It’s hard to understand how adoption had such a strong effect on me when my family did not speak about adoption. I remember discovering an article** from the 1960s giving advice to adoptive parents which instructed them to tell the child of his adoptee status one time somewhere between the ages of three and four, and that would be it. Apparently, my adoptive parents thought that was good advice. The thinking seemed to be: “The adoptive parents love the child as much as any natural parents would and s/he is fully a member of this new family now. So, what is there to discuss?” Adoptive parents were at least advised to tell the child, which I guess is an improvement over earlier thinking since it was finally considered wrong to hold back this piece of information, despite its seeming insignificance. But some of what adoption counselor and theoretician Nancy Verrier has written comes to mind. When she discussed the various ideas on when and how to tell a child that he or she is adopted in her 1991 address to the American Adoption Congress International Convention***, she reminded us, “The problem with all of this rhetoric is that everyone is forgetting something: the adoptee was there. The fact that the experience was preverbal does not diminish its impact, it only makes it more difficult to treat.” She further stated, “For these babies and their mothers relinquishment and adoption are not concepts, they are experiences from which neither fully recovers.”
Psychological theory says that a person’s childhood strongly influences what kind of relationships he or she forms as an adult. Despite all the pain adoption has caused, one thing I have often noticed when reading adoptee blogs and adoptee comments is how many of us, and first mothers, too, are in great marriages and romantic relationships with supportive partners. Adoption can be such an isolating experience. We know what we feel and how it has affected us, yet everyone else tells us we should think differently. So it’s wonderful to see that the harmful effects from being given up for adoption seem to have worked in reverse from many other types of childhood trauma and dysfunction. As research scientist Emma Seppala, Ph.D. wrote, “Vulnerability … does not mean the act of being weak or submissive. To the contrary, it implies the courage to be yourself. It involves uncertainty, risk, and emotional exposure. And that is why it might seem scary.” I only wish I had been able to let myself be vulnerable, opened my heart, and allowed K to give that kind of support to me.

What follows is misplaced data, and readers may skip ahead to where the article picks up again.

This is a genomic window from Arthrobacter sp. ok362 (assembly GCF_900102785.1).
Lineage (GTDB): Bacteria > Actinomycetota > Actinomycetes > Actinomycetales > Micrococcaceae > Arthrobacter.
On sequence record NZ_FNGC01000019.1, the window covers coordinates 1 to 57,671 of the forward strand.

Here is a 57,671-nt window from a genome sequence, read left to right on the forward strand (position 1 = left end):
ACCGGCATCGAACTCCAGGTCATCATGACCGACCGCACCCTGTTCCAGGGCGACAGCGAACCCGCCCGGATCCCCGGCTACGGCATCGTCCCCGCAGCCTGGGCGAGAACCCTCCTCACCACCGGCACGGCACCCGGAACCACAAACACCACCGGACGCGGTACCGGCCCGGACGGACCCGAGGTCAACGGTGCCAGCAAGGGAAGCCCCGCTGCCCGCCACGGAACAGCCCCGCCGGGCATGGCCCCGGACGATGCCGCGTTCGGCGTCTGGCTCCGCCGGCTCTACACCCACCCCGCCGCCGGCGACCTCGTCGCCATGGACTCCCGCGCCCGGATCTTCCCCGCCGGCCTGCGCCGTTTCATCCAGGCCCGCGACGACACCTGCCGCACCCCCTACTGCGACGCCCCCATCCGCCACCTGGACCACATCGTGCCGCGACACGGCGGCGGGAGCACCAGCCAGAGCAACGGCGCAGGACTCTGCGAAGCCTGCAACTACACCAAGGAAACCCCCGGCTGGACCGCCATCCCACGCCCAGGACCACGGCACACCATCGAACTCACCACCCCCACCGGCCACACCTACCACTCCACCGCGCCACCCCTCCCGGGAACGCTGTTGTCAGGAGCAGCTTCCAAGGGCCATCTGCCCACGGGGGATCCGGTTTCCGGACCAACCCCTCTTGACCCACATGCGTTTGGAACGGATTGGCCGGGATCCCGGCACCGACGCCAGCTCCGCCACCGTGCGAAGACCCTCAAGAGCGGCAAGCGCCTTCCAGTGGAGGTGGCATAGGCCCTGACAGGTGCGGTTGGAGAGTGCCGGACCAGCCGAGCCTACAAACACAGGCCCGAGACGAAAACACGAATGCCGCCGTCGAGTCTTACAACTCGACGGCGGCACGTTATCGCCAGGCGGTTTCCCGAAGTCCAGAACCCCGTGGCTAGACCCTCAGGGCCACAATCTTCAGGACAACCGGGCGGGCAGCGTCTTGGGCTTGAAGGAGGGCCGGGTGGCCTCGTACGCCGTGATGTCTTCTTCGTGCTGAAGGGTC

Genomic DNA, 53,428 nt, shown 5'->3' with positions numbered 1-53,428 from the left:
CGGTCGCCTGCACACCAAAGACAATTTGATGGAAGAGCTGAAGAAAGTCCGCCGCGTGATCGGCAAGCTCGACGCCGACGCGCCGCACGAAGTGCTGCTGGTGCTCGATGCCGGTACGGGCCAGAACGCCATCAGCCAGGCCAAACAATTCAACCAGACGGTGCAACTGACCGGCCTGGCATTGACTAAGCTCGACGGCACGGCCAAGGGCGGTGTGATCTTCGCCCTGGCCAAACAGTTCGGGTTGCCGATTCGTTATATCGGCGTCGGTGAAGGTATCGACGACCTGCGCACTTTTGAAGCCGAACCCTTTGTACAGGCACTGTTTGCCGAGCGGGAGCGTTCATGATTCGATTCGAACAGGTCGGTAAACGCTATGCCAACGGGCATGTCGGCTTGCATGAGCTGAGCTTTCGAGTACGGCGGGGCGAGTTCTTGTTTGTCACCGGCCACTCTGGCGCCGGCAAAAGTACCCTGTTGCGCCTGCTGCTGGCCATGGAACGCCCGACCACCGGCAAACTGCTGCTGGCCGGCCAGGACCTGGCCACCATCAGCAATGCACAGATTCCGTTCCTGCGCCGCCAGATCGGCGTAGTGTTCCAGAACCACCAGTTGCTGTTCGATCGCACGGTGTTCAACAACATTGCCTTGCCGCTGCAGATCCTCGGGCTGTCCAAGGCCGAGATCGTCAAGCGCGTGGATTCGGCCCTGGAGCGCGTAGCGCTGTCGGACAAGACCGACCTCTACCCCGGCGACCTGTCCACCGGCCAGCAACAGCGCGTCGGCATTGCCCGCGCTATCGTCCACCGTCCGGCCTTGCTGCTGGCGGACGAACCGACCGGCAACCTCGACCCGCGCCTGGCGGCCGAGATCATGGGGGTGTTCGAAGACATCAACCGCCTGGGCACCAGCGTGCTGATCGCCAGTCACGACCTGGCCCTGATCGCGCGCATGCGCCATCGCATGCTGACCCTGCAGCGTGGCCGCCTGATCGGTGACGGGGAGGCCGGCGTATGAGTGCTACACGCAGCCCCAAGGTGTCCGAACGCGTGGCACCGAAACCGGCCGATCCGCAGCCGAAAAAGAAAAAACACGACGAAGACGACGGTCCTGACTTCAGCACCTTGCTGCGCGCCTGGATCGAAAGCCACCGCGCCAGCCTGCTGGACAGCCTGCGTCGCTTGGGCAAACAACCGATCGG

So, what is the takeaway?
Grieve! Grieve your losses. Let yourself feel the pain of the loss of your parent(s) or child. Mourn their loss. Don’t bottle up your feelings and deny them. And don’t underestimate the effect adoption has had on you. I hope you won’t be like the male adoptee in the Indiana adoptee rights video who decided to never have children just because he was adopted– a story that brought me to tears to because it felt like he was punishing himself for being adopted. Because I know this: If you don’t work through your pain, you may find yourself like I have with a grief so strong it could no longer be contained until it burst forth like Niagara Falls. And that’s an experience I wouldn’t wish on anyone.
I loved you, K. Still do; although I don’t know if I ever told you. You know that I wish you nothing but happiness and a great life, which I think you’ve found. I only wish you could have found that happiness with me. It may sound as if I am rewriting history, but I know my heart. Only you can speak for your heart. As I sit at my desk working, the tears will come unbidden. I’m aware of them when I notice the splotches on the papers in front of me and on my shirt. So many decades have gone by, so much life has been lived, and there is so much that can never be recouped.
And if I never did tell you I loved you, know it now.
*Poetic license taken of Rick Blaine speaking to Sam the piano player about his ex, Ilsa, in the movie Casablanca.
** Unfortunately, I’ve been unable to relocate that source.
***Verrier, Nancy. The Primal Wound: Legacy of the Adopted Child. Originally presented at the American Adoption Congress International Convention, April 11-14, 1991, Garden Grove, California